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Another Nail For PSVR2

Sony is pausing production of its PSVR 2 device for the foreseeable future, it has been revealed. 


The report, which came from Bloomberg, says that sales of the headset had slowed and that stock had begun to build up. Sales have actually dropped every quarter since its release.

Naturally, discussion has gone to two obvious points that have plagued PSVR2 since day one. That’s a lack of compelling content and a ridiculous price for a peripheral. Early adopters defends both those things. Ultimately though, the market isn’t in a place where people will spend more than a console on something with no can’t-miss games.

This isn’t great news for anyone. Money spent here could have been spent filling in first party gaps in the PS5’s catalogue. But even that probably wouldn’t have made a huge difference. The situation is just what it is right now, and there aren’t all these layoffs, closures and cancellations because of mismanagement around one product. It’s a problem, but it’s not the problem.

It’s just more proof that nobody really knows what they’re doing when it comes to VR. Presumptions have been made about the kind of people who will invest in a headset. That largely means a certain sort of game instead of the world-changing applications we were promised.

I’m not talking anything as silly as the virtual office promised as part of the metaverse. All that changes is having to wear trousers to be around people we can barely stand.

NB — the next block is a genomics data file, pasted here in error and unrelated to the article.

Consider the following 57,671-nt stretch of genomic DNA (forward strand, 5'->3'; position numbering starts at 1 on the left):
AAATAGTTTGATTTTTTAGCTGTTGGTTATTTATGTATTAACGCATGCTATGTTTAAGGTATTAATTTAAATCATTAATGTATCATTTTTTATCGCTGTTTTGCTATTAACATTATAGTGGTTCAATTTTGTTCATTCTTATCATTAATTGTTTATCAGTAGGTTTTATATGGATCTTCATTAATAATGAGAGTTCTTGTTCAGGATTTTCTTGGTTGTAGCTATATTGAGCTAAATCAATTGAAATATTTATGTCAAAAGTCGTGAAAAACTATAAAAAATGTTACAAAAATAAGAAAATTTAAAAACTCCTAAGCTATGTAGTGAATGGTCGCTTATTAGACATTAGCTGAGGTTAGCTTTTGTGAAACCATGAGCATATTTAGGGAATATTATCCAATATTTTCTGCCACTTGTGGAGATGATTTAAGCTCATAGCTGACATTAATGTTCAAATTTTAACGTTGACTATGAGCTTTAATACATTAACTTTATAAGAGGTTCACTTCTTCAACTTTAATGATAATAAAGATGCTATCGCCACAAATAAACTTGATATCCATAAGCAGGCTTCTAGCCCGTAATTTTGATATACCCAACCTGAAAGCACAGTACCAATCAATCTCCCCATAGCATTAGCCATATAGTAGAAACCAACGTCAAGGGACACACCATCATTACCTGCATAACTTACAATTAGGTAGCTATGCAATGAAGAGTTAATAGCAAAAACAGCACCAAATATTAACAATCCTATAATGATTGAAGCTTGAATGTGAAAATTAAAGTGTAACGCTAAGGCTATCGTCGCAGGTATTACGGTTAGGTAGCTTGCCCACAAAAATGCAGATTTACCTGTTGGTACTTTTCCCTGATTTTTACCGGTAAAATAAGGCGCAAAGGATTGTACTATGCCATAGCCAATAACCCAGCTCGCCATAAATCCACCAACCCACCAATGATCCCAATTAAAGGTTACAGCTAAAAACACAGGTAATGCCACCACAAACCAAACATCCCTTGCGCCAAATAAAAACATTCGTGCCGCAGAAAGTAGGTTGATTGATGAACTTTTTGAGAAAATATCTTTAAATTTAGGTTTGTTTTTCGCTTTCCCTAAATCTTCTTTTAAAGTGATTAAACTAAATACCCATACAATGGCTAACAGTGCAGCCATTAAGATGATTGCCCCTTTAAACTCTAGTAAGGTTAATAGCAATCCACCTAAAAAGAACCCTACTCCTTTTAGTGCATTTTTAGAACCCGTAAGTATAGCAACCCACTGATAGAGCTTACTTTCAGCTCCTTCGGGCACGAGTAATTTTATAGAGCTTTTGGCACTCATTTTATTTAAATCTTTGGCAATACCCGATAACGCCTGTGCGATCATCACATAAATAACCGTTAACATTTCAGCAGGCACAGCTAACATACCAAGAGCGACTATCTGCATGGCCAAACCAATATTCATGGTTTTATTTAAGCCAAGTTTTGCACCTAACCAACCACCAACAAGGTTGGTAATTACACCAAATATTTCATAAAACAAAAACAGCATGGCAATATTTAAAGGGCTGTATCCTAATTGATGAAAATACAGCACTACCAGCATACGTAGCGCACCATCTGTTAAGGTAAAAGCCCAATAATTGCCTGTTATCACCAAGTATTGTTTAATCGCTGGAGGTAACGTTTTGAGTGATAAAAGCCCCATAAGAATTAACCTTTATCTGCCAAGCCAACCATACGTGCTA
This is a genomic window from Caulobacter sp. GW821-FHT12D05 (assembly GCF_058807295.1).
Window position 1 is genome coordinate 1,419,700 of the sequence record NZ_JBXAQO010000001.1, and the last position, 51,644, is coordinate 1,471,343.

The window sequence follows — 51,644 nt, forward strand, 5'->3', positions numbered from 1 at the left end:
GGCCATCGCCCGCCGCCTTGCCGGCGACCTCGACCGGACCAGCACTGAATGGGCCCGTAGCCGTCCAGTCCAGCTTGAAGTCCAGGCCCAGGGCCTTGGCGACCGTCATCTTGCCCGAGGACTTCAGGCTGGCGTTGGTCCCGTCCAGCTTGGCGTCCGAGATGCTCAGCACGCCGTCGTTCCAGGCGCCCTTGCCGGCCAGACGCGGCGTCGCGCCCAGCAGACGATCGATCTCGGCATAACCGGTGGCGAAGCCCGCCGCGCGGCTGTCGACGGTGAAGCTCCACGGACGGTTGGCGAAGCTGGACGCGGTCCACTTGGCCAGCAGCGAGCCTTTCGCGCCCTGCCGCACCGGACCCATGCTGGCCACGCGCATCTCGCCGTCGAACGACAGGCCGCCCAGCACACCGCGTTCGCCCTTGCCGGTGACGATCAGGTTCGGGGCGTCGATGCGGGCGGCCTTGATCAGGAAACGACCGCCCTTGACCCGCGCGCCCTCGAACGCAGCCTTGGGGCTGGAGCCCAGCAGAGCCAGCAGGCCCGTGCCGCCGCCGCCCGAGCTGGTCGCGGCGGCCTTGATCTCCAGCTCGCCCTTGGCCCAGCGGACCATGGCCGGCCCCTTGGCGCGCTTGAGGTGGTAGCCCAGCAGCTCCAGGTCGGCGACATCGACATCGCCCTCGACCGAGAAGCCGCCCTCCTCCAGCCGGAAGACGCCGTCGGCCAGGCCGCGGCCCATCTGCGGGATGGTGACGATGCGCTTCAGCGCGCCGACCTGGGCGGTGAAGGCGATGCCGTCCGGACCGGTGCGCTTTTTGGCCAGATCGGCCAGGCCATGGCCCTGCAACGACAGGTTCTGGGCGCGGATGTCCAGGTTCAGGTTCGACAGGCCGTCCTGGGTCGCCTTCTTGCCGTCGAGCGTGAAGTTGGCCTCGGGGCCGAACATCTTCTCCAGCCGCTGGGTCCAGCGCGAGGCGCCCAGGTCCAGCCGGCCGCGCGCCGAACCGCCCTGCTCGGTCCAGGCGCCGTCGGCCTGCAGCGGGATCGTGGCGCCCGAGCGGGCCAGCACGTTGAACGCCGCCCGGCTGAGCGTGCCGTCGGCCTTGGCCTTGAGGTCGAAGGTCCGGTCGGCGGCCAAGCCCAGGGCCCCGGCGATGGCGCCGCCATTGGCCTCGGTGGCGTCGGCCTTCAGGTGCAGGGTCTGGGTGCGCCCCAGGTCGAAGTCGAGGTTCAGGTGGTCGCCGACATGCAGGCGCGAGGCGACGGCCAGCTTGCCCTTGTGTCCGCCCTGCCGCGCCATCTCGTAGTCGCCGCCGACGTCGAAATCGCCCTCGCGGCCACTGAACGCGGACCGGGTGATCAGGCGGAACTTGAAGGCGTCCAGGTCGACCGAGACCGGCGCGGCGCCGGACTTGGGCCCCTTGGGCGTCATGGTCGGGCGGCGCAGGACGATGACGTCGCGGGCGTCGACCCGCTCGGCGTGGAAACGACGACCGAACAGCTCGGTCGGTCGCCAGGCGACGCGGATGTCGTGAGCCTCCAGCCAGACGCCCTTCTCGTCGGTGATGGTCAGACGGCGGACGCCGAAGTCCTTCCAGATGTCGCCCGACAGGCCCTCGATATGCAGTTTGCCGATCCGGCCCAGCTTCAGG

But instead the kind of media content that is only available in VR. The one I always come back to is the idea of being at a live concert without having to leave the house.

The reason these things never really took off is because the barrier of entry is just so high.

PSVR2 – What Happens Next?

This has been especially bad for PSVR2 because it’s chained to the PlayStation 5. You must buy an expensive console to get access to an expensive headset, which then only allows you to play exactly what is on that console. That is thankfully changing, but even in that first instance you’ve created a walled garden that just isn’t that lush.

Opening up the headset to PC makes it far more attractive. It is, by all accounts, a decent bit of kit. I don’t know whether the wire will be a deal breaker for PC gamers, but at the very least it opens it up to a new market. Not to mention, it gives PS5 gamers something to play if they have a decent PC.

PSVR 2 isn’t coming back. The Vita didn’t either. My issue isn’t that – anybody could have called it from a mile away. It’s more that once again it damages the overall concept of what VR could be. Once someone has figured out a decently priced headset that works where it needs to work, with compelling enough reason to purchase, we’re going to be in a new age of gaming. But, alas, instead VR is being made to look like a premium product, available to the few who can afford it.

It’ll never ever work. And we’ll keep seeing stories like this until something changes.


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blank Mat Growcott has been a long-time member of the gaming press. He's written two books and a web series, and doesn't have nearly enough time to play the games he writes about.

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Twitter: @matgrowcott